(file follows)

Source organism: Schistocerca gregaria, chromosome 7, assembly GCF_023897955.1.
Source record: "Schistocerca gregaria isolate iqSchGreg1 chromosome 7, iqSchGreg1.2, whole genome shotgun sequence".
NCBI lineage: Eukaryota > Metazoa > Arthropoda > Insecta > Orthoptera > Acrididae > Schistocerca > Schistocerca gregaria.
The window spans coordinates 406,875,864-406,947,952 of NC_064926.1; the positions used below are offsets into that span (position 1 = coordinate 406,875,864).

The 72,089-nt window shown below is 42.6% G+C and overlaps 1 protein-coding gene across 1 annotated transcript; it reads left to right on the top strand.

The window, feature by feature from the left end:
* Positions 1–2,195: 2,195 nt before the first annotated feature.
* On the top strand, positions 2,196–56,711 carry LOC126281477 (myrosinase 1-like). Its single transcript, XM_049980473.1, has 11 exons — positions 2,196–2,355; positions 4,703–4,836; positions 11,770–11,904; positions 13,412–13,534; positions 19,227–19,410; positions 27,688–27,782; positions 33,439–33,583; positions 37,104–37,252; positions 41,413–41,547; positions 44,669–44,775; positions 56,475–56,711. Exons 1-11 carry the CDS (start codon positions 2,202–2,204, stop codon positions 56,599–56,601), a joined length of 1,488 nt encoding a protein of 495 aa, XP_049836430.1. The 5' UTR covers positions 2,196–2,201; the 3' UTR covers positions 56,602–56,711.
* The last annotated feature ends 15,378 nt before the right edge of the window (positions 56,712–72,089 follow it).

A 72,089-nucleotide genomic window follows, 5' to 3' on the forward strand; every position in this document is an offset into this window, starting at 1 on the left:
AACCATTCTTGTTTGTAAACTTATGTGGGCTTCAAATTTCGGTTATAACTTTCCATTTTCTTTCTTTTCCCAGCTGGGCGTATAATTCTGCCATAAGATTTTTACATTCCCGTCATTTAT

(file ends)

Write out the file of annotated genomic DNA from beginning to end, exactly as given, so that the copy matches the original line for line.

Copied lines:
Source organism: Schistocerca gregaria, chromosome 7, assembly GCF_023897955.1.
Source record: "Schistocerca gregaria isolate iqSchGreg1 chromosome 7, iqSchGreg1.2, whole genome shotgun sequence".
NCBI lineage: Eukaryota > Metazoa > Arthropoda > Insecta > Orthoptera > Acrididae > Schistocerca > Schistocerca gregaria.
The window spans coordinates 406,875,864-406,947,952 of NC_064926.1; the positions used below are offsets into that span (position 1 = coordinate 406,875,864).

The 72,089-nt window shown below is 42.6% G+C and overlaps 1 protein-coding gene across 1 annotated transcript; it reads left to right on the top strand.

The window, feature by feature from the left end:
* Positions 1–2,195: 2,195 nt before the first annotated feature.
* On the top strand, positions 2,196–56,711 carry LOC126281477 (myrosinase 1-like). Its single transcript, XM_049980473.1, has 11 exons — positions 2,196–2,355; positions 4,703–4,836; positions 11,770–11,904; positions 13,412–13,534; positions 19,227–19,410; positions 27,688–27,782; positions 33,439–33,583; positions 37,104–37,252; positions 41,413–41,547; positions 44,669–44,775; positions 56,475–56,711. Exons 1-11 carry the CDS (start codon positions 2,202–2,204, stop codon positions 56,599–56,601), a joined length of 1,488 nt encoding a protein of 495 aa, XP_049836430.1. The 5' UTR covers positions 2,196–2,201; the 3' UTR covers positions 56,602–56,711.
* The last annotated feature ends 15,378 nt before the right edge of the window (positions 56,712–72,089 follow it).

A 72,089-nucleotide genomic window follows, 5' to 3' on the forward strand; every position in this document is an offset into this window, starting at 1 on the left:
AACCATTCTTGTTTGTAAACTTATGTGGGCTTCAAATTTCGGTTATAACTTTCCATTTTCTTTCTTTTCCCAGCTGGGCGTATAATTCTGCCATAAGATTTTTACATTCCCGTCATTTAT